As long as you know going in that what you’re about to see in director Dean Devlin’s Geostorm is pure hokum, you’ll be fine. If not, and its silliness is just too much, then for you this could rank as among the worst of the year. In fact, nominations for the Razzies may already be in order, and they’ll certainly be justified. But all the same, go ahead, surrender to the conflicts and their resolutions, try to enjoy it, and you never know, you may have a good time, in an MST3K kind of way.
After the delicate sound of thunder, booming in the background as the Warner Bros. logo appears, there’s a montage of TV news clips showing just how bad global weather has become. It’s 2019, though what we’re seeing doesn’t look all that unfamiliar. Shots of hurricanes, tornadoes and ocean water sweeping across coasts everywhere doesn’t have quite the same effect of a futuristic world going crazy when what we’re witnessing could easily be news clips from Puerto Rico, parts of Florida, the Texas coast, and even Ireland during the past couple of months.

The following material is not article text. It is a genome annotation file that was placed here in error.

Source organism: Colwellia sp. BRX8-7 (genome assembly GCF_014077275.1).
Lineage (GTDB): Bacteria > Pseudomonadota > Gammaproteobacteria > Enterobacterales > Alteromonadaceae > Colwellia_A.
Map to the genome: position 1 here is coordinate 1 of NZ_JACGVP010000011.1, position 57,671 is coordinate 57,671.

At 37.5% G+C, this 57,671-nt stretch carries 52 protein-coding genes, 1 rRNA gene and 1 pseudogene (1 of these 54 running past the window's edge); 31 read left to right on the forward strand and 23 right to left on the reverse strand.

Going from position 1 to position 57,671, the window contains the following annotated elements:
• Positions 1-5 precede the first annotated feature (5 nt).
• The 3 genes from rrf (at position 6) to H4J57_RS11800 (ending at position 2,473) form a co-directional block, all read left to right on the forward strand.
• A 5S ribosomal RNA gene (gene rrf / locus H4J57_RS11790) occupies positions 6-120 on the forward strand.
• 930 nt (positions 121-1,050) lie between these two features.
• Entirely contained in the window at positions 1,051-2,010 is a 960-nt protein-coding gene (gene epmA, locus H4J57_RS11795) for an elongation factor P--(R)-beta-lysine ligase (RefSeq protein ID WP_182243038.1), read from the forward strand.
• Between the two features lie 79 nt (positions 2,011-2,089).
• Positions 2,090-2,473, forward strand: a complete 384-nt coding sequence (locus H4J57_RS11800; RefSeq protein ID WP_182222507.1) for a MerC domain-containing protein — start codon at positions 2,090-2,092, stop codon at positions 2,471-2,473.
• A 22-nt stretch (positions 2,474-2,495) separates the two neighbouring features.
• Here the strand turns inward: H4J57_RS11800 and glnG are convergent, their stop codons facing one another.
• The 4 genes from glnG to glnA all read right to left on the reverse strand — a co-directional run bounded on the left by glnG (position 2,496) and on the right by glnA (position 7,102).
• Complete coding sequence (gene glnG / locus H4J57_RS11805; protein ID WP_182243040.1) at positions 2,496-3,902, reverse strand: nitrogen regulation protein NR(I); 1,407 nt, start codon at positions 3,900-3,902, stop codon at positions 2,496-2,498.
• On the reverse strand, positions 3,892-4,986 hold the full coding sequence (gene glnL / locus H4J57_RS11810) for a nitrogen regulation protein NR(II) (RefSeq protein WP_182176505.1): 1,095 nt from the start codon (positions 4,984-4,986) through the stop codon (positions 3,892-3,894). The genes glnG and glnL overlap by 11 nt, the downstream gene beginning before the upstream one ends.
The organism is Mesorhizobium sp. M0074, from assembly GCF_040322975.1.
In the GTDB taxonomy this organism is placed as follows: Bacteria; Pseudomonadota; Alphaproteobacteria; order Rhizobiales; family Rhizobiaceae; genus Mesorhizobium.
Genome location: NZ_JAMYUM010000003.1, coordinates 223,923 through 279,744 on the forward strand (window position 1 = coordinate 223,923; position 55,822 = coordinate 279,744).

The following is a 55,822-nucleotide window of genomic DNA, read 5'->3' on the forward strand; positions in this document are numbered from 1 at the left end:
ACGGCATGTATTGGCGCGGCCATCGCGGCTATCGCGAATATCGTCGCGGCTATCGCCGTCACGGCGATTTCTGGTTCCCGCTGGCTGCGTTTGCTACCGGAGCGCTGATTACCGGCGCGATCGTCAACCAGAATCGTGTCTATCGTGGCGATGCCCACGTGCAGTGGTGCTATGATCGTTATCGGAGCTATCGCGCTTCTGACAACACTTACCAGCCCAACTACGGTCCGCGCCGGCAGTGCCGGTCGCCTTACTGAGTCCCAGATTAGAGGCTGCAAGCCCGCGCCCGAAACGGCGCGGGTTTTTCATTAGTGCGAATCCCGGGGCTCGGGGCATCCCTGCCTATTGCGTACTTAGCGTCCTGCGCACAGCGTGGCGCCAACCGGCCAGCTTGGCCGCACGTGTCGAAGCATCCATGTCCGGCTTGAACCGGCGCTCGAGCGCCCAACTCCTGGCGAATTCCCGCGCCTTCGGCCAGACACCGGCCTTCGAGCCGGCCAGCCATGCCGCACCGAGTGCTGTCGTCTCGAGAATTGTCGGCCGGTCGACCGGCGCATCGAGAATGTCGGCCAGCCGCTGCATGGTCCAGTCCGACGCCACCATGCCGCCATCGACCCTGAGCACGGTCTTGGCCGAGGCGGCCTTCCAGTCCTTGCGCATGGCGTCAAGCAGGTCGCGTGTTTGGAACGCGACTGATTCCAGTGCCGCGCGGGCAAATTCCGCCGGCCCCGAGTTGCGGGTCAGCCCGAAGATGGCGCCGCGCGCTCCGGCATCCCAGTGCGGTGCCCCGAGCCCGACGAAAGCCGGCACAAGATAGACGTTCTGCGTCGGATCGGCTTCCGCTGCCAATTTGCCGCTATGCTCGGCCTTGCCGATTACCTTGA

“Everyone was warned,” a young girl’s voice narrates, “But no one listened.” That young girl happens to be Hannah (Talitha Bateman), the daughter of belligerent satellite designer, Jake Lawson (Gerard Butler). Jake is the genius behind an outta space natural disaster defense system nicknamed Dutch Boy, so called because of the story of the little boy from The Netherlands who plugged a leaking dam with his finger. The system came about after the world’s leaders clubbed together, joined forces, and financed an International Climate Space Station that beams waves down upon the Earth whenever something in our climate gets out of hand. And it works. But three years after the American government suspiciously removed Jake from the project and put younger brother Max (Jim Sturgess) in charge, then replaced some of the international techs with their own less experienced scientists, Dutch Boy starts going wrong.
The first sign of an oncoming disaster begins in Afghanistan. In the middle of a hot desert, an isolated Afghan villages freezes, its occupants frozen to the core, looking as if Disney’s Elsa passed through and let it go all over the place.
The second and even more damaging sign occurs later in Hong Kong. A massive, underground gas leak causes an explosion of epic proportions, resulting with half the city collapsing, its skyscrapers crashing into each other like glass towered dominoes, knocking each aside until there are no more buildings left to topple. The authorities blame the disaster on old, cracked pipes, but Hong Kong-based supervisor of the Dutch Boy program, Cheng (Daniel Wu) thinks different. A sudden rise in temperature hot enough to fry an egg on the Chinese pavements caused those pipes to burst, and there’s only one explanation, or maybe two. Either faulty programming made the Dutch Boy program pull its finger out, or someone is purposely sabotaging things.